Early Childhood Music and Movement Association

ECMMA: Early Childhood Music and Movement Association

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Movement Matters

After many years of making music with children, Eve Kodiak, M.M., became interested in the brain/body processes that underlie the learning process. As an Educational Kinesiologist, she now works with people of all ages, using music and developmental movement to create positive change. Eve can be found in her office at The Lydian Center for Innovative Medicine in Cambridge, MA, or at home in New Hampshire, writing and recording. Her CD/book sets include Rappin' on the Reflexes and Feelin' Free, which combine developmental movements with songs, raps, and narrations with music. Eve also performs and records as an improvising classical pianist. More information and articles on music and developmental movement may be found at www.evekodiak.com.


The views and opinions expressed herein are those of the authors and do not necessarily promote official policy of ECMMA.

Old MacDonald Had A Brain


Singing helps create neural pathways that can later be used for speech (Song Into Speech, Speech Into Song). Speech (unless it is extremely rhythmical and melodic) activates a more localized part of the brain than singing does. This makes it naturally harder to do. When we sing, we are blazing a wide neurological pathway. We are driving a tractor through the snow, making tracks that the speaking voice and the verbal imagination can later walk with ease.

So much of the traditional children’s


Song Into Speech, Speech Into Song

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Luis (I Like to Laugh, Laugh, Laugh and Concerts with Kids) was sitting in the waiting room ten minutes early last Wednesday, all hunched over.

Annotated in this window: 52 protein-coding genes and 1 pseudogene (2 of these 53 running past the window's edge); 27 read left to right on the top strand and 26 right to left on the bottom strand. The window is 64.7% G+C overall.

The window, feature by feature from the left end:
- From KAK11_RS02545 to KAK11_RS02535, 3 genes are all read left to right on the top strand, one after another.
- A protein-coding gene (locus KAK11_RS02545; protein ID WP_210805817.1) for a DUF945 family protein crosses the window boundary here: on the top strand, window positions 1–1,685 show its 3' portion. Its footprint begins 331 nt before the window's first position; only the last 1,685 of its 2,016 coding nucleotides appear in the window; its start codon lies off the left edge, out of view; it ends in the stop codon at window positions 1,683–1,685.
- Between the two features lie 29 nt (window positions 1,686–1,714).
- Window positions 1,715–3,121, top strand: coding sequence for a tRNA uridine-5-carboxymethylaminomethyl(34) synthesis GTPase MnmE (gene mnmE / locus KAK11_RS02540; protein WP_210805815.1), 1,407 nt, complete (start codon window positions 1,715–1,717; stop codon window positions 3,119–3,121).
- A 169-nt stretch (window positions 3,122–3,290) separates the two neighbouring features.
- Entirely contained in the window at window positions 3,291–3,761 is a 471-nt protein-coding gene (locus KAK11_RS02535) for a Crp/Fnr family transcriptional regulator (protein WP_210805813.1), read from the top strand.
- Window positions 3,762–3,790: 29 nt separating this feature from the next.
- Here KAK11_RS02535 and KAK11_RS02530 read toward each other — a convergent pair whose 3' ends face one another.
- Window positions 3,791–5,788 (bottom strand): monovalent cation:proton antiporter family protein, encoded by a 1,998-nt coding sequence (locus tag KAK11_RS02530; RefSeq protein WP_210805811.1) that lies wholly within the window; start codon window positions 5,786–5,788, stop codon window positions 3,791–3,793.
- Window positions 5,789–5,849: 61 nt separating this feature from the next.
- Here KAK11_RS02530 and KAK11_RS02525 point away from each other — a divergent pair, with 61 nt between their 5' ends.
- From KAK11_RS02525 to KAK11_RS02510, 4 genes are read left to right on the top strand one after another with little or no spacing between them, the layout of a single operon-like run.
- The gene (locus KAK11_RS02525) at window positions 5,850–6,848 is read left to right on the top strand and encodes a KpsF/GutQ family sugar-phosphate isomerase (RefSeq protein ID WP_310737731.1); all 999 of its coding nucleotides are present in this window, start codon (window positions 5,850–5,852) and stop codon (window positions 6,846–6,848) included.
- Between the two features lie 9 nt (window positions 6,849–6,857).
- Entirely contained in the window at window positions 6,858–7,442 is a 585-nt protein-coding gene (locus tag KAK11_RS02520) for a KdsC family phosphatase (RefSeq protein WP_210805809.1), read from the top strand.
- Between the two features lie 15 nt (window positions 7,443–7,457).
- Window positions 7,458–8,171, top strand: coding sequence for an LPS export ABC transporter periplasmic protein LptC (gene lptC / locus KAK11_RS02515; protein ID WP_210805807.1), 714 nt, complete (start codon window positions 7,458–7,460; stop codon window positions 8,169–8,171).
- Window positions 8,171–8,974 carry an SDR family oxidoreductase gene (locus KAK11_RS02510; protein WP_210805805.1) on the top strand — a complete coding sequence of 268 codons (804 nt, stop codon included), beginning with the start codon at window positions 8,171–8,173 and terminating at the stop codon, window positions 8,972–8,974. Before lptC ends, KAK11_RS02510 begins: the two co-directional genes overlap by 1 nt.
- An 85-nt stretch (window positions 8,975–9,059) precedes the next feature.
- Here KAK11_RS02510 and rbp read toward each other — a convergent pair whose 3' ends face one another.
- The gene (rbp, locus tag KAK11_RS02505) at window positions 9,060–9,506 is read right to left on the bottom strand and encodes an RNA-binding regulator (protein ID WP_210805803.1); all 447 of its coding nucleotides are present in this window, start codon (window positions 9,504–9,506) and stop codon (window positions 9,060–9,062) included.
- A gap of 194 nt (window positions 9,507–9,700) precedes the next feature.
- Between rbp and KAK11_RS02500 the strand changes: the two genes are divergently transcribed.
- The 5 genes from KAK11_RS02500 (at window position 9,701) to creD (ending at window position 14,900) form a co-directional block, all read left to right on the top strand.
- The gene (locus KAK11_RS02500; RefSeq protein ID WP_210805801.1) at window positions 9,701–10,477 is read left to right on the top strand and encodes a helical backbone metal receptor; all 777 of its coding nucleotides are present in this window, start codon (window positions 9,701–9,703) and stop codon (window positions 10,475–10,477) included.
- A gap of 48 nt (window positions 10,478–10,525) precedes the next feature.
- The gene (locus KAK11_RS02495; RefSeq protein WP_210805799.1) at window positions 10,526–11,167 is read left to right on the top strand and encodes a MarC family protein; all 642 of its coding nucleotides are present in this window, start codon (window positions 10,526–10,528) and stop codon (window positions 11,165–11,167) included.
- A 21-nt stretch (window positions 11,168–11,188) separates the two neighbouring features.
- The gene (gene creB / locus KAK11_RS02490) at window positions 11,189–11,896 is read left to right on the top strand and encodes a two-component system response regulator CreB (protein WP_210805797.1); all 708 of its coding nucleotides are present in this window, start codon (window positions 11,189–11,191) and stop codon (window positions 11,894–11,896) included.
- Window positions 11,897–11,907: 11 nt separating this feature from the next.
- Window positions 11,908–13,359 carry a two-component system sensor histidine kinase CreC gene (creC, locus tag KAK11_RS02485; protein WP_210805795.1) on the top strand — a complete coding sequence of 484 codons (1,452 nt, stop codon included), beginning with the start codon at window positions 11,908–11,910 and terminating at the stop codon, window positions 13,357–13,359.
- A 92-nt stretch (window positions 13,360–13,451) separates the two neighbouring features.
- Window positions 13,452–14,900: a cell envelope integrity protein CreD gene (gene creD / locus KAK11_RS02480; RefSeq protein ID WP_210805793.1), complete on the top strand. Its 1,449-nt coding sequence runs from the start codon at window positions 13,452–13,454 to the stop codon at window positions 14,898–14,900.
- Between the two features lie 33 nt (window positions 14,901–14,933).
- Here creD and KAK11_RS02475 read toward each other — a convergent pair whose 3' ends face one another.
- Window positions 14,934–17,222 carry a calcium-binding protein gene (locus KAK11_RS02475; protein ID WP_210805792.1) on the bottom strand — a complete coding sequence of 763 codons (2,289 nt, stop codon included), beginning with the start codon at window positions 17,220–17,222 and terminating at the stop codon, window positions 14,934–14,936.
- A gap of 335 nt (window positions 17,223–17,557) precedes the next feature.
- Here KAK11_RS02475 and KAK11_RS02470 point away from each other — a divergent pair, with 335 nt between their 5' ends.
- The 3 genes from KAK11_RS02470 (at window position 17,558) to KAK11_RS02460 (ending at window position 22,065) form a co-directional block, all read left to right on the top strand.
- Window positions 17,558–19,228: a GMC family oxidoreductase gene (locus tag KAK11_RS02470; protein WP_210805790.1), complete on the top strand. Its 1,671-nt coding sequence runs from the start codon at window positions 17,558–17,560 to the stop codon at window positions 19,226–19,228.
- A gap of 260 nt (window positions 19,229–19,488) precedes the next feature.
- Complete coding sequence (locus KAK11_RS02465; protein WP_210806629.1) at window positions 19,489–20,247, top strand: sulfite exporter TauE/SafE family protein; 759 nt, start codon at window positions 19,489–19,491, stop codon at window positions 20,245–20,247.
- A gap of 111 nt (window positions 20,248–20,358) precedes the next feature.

“I’m sick.”

“You’re sick? Why?”

“Because . . . I ate too many burgers!”

“Do you want to get on the (massage) table?” I ask, as we walk into my room. “No.”  He gestures toward the piano. “I want . . .  I want . . . to SING!”

Luis often has hesitation in his speech; he can’t always get the words out. He doesn’t usually stutter; he just stops.


Mirror Neurons V: Altruism


In Mirror Neurons III:  Empathy, I told the story of the child who inadvertently knocked over the younger child in music class. The mother spent several minutes attempting to get her daughter to have the “appropriate” emotional and social response. Words like: “Look – you hurt him! He’s crying!” were probably meant to spark, in the girl, a feeling of remorse - or sympathy for the hurt child - or a resolve to make things better.

But it didn’t work out that way. Why?

Empathy and Development

Concerts with Kids

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I saw Artur Rubinstein play a concert when I was eight years old. It must have made an impression on me – Rubinstein is still my favorite pianist!

But all I remember is meeting my piano teacher in the audience. I didn’t know that she even existed outside the boundaries of that little room with the two spinets, the bench with the needlepoint cover, the can of multi-colored ballpoint pens with which she wrote each week’s lesson . . . Still, there she was, very tall (she must have been wearing


Dickens, Then and Now

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My son sings in a high school choral group, and last Friday night it opened for a community production of A Christmas Carol. I can’t remember the last time I saw that play. But I must have been a lot younger than I am now. And so was the economy.

“Are there no prisons?” I watch Scrooge interrogate the women who knock on his door, soliciting contributions for the poor. “Are there no workhouses?” What I do remember, is that the last time I watched A Christmas Carol, Scrooge was a caricature.


‘Tis the Season to (Avoid) Overwhelm